Wal-Mart is a very controversial multinational corporation (MNC). Over the years, it has been accused of being the cause of many social and economic problems such as the defeat of local small businesses, poor compensation of its employees, price manipulation, anti-union practices, bribery and corruption (Sethi, 2014). One could think of Wal-Mart as the “anti-CSR” corporation. In fact, the founder of the company, Sam Walton, voiced his disbelief in CSR. He said that the company’s primary duty was to make a profit for its shareholders (Walton and Huey, 1992). However, even Wal-Mart can practice CSR and still make a profit. This blog post is about Wal-Mart’s nontraditional banking business and how it is considered to be a vehicle for economic justice.
In 2007, Wal-Mart opened 1,000 in-house Money Centers targeting consumers who do not have traditional bank accounts and who rely on check-cashing services and payday moneylenders for their financial needs. The Wal-Mart Money Centers charge low fees for their services compared to check-cashing services and payday lenders. Wal-Mart also offers pre-loaded Visa credit cards, and an international money transfer service with fees that are considerably less expensive than those of its competitors like Western Union.
Approximately forty-four percent of the Hispanic/Latino population of the U.S. does not have access to a traditional bank account (Intae and InSoo, 2010). As a result, they are vulnerable to paying high fees at check-cashing services, becoming victims of predatory lending practices, and becoming criminal targets due to carrying large sums of cash or keeping cash at home because of a lack of a bank account or a credit history. The following table illustrates how widespread the problem was back in 2004.
Wal-Mart’s Money Centers enable consumers to not only safely and more cheaply manage their financial transactions, but as Intae and InSoo (2010) discuss in their article on Wal-Mart and CSR, Wal-Mart’s competitive prices in the international remittance service industry helped to lower fees throughout the industry, enabling Hispanic/Latino consumers to transmit money that helps contribute to wealth redistribution, and economic justice in Latin-American countries. Funds sent from immigrants act as a lifeline for the receiving families and communities. According to Lowell (2004), approximately 75% of the money received is spent on necessities such as food, medicine or clothing. A portion of the rest of the money is either saved or invested. Thus, the money saved on fees by remitting funds via the Wal-Mart Money Centers gives more money to the families and communities.
Wal-Mart declines to provide information regarding how much money it makes from financial services (Martin & Clifford, 2011), but the company clearly has a profit-making motive behind the Money Centers. Many of the customers that use the Money Centers stay and shop in Wal-Mart after cashing their checks or transferring their funds.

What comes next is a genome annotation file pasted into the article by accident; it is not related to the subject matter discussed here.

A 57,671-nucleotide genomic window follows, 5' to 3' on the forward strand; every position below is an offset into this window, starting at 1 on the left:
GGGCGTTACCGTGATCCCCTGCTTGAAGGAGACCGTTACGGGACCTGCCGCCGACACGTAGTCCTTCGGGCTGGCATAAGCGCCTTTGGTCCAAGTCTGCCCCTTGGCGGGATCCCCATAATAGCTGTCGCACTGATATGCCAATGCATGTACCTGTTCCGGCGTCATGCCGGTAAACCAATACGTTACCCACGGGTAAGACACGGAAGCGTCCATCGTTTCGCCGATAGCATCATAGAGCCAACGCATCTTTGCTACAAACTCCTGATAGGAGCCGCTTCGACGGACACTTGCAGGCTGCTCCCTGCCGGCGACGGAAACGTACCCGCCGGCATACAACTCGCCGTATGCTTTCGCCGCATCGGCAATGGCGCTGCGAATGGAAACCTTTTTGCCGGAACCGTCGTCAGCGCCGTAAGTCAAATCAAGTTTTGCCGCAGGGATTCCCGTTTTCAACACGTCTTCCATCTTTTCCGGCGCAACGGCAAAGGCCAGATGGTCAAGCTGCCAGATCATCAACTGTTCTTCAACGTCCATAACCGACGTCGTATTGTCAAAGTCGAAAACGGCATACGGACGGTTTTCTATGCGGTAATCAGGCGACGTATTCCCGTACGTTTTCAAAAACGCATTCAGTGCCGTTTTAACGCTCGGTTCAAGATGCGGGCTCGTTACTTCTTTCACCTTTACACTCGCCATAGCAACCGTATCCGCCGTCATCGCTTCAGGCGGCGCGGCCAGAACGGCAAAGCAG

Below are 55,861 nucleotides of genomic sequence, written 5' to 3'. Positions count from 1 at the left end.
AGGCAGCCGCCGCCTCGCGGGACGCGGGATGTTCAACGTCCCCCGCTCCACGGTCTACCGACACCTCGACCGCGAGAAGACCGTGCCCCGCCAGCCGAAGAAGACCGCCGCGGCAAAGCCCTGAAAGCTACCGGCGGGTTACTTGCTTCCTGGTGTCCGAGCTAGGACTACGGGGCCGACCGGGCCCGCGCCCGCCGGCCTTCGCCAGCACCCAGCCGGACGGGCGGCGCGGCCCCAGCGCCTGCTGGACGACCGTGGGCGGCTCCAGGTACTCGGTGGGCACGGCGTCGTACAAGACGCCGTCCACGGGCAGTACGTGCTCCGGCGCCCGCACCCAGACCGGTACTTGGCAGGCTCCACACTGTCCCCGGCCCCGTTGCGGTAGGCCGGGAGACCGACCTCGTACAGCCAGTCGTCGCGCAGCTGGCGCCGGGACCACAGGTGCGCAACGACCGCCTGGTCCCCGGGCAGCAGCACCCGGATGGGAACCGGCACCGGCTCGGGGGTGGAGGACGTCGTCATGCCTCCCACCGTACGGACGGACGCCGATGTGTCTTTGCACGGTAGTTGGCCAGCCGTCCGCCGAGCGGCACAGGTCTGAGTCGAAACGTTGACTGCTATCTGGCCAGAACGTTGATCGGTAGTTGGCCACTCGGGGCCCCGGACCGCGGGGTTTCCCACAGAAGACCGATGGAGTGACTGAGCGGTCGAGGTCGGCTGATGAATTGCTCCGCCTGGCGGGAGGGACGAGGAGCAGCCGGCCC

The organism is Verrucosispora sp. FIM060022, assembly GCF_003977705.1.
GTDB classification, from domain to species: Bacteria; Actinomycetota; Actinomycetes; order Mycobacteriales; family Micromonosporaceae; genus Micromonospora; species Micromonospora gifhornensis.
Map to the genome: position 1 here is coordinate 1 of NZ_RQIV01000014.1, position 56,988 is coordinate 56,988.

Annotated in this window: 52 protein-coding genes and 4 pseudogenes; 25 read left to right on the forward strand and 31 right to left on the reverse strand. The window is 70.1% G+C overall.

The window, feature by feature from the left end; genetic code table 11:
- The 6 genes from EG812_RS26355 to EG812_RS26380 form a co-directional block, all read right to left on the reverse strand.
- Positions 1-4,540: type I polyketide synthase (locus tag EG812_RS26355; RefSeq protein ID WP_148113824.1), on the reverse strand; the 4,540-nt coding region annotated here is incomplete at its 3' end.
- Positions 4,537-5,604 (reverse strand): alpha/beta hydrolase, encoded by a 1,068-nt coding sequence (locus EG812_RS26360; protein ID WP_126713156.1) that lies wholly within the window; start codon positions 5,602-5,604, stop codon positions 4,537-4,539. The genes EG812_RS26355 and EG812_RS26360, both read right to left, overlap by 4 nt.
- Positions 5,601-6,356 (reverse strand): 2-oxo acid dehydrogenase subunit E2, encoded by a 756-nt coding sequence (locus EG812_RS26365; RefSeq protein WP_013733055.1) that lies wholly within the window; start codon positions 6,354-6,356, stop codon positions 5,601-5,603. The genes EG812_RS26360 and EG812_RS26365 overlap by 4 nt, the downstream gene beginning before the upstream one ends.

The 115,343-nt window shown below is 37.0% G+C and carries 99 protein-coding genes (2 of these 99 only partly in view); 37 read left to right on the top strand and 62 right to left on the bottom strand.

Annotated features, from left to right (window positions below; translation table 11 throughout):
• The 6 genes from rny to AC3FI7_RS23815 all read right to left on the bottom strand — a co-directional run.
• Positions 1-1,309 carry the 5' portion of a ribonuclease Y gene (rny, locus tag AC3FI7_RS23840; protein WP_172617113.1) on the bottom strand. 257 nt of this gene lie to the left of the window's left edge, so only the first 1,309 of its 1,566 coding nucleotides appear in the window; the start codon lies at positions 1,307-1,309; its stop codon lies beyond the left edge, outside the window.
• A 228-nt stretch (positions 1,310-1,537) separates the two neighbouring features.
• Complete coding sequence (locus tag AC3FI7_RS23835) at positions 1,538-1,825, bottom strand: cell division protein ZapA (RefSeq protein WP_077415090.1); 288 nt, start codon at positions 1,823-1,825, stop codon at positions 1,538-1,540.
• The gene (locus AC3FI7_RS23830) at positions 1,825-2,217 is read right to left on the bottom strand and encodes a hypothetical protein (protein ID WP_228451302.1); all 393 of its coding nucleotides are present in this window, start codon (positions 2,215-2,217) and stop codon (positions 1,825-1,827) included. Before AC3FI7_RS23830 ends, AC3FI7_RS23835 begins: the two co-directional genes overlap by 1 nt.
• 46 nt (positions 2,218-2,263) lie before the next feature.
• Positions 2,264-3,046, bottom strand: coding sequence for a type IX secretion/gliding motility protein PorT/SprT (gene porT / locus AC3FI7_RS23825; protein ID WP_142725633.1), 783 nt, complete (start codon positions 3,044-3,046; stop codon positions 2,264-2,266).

This case reminded me of some of our discussions around the Nike Corporation and its sport-focused social justice programs (Hayhurst and Szto). Nike and Walmart are both offering a form of social justice. In Wal-Mart’s case, the money saved by immigrant workers that use the Money Center’s financial services helps to provide more money to workers’ families, promotes the well-being of communities, supports micro investments, and helps to improve social conditions in Central and South America. Further, Wal-Mart has used its considerable size and power to force its competitors to lower fees throughout the industry. Wal-Mart, like Nike, clearly believes that CSR should benefit people, but should also be profitable for a corporation.
That said, I am somewhat skeptical about Inate and InSoo’s claim (2010) that Wal-Mart’s Money Centers are represent a true CSR initiative. I think that Wal-Mart set out to establish a new profit-making venture that would draw more customers into its stores and that the economic justice piece was a by product of that venture. However, I do not disagree with the author’s assessment that the Money Centers are helping publics who are underserved by traditional banks and helping to transmit money that is desperately needed to people and communities in under developed countries.
Intae, Y., & InSoo, C. (2010). Wal-Mart’s nontraditional banking business and corporate social responsibility. Social Responsibility Journal, (4), 551. doi:10.1108/17471111011083437
Lowell, L. (2004), ‘‘Immigrant remittances: trends and impacts, here and abroad’’, PowerPoint slides presented at the Federal Reserve Bank of Chicago’s Financial Access for Immigrants: Learning from Diverse Perspectives, April, available at: http://www.chicagofed.org/news_and_conferences/conferences_and_events/files/financial_access_for_immigrants_lowell.pdf (accessed October 11,2007).
Martin, A., & Clifford, S. (2011, November 8). High bank fees give Wal-Mart a money aisle. New York Times, p. 1.
Orzoco, M. (2004), ‘‘Markets and financial democracy: the case for remittance transfers’’, PowerPoint slides presented at the Federal Reserve Bank of Chicago, IL, April 14, available at: http://www.chicagofed.org/news_and_conferences/conferences_and_events/files/financial_access_for_immigrants_orozco.pdf (accessed October 2, 2007).
Prakash, S. (2014). The Wal-Mart affair – where implausible deniability is the coin of the realm. Corporate Governance, (3), 424. doi:10.1108/CG-10-2013-0112
Walton, S. and Huey, J. (1992), Sam Walton, Made in America: My story, Doubleday, New York, NY.